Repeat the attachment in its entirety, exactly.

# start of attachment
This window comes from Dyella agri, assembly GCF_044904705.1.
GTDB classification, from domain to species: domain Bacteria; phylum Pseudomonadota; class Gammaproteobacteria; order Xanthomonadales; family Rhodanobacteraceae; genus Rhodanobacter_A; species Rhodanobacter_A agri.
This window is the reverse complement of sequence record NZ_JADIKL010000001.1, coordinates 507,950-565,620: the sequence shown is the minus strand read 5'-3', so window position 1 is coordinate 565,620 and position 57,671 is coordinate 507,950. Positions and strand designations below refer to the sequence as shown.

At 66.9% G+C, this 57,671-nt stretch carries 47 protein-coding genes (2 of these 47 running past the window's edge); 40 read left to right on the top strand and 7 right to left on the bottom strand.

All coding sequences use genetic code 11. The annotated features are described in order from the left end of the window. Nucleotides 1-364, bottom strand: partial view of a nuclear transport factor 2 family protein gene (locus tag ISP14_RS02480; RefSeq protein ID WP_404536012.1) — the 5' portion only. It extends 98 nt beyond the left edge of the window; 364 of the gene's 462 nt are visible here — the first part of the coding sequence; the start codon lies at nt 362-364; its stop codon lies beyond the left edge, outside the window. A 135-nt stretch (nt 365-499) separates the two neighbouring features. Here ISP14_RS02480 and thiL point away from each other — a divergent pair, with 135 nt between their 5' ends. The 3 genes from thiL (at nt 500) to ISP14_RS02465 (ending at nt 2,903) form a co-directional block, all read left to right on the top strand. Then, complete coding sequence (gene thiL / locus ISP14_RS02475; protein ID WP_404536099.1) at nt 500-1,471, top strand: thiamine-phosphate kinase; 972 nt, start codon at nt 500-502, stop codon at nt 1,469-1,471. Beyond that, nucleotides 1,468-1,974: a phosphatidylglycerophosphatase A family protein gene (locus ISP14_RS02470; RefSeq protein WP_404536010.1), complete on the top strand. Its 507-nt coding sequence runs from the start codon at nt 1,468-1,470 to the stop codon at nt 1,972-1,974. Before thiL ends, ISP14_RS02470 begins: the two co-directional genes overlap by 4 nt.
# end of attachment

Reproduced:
This window comes from Dyella agri, assembly GCF_044904705.1.
GTDB classification, from domain to species: domain Bacteria; phylum Pseudomonadota; class Gammaproteobacteria; order Xanthomonadales; family Rhodanobacteraceae; genus Rhodanobacter_A; species Rhodanobacter_A agri.
This window is the reverse complement of sequence record NZ_JADIKL010000001.1, coordinates 507,950-565,620: the sequence shown is the minus strand read 5'-3', so window position 1 is coordinate 565,620 and position 57,671 is coordinate 507,950. Positions and strand designations below refer to the sequence as shown.

At 66.9% G+C, this 57,671-nt stretch carries 47 protein-coding genes (2 of these 47 running past the window's edge); 40 read left to right on the top strand and 7 right to left on the bottom strand.

All coding sequences use genetic code 11. The annotated features are described in order from the left end of the window. Nucleotides 1-364, bottom strand: partial view of a nuclear transport factor 2 family protein gene (locus tag ISP14_RS02480; RefSeq protein ID WP_404536012.1) — the 5' portion only. It extends 98 nt beyond the left edge of the window; 364 of the gene's 462 nt are visible here — the first part of the coding sequence; the start codon lies at nt 362-364; its stop codon lies beyond the left edge, outside the window. A 135-nt stretch (nt 365-499) separates the two neighbouring features. Here ISP14_RS02480 and thiL point away from each other — a divergent pair, with 135 nt between their 5' ends. The 3 genes from thiL (at nt 500) to ISP14_RS02465 (ending at nt 2,903) form a co-directional block, all read left to right on the top strand. Then, complete coding sequence (gene thiL / locus ISP14_RS02475; protein ID WP_404536099.1) at nt 500-1,471, top strand: thiamine-phosphate kinase; 972 nt, start codon at nt 500-502, stop codon at nt 1,469-1,471. Beyond that, nucleotides 1,468-1,974: a phosphatidylglycerophosphatase A family protein gene (locus ISP14_RS02470; RefSeq protein WP_404536010.1), complete on the top strand. Its 507-nt coding sequence runs from the start codon at nt 1,468-1,470 to the stop codon at nt 1,972-1,974. Before thiL ends, ISP14_RS02470 begins: the two co-directional genes overlap by 4 nt.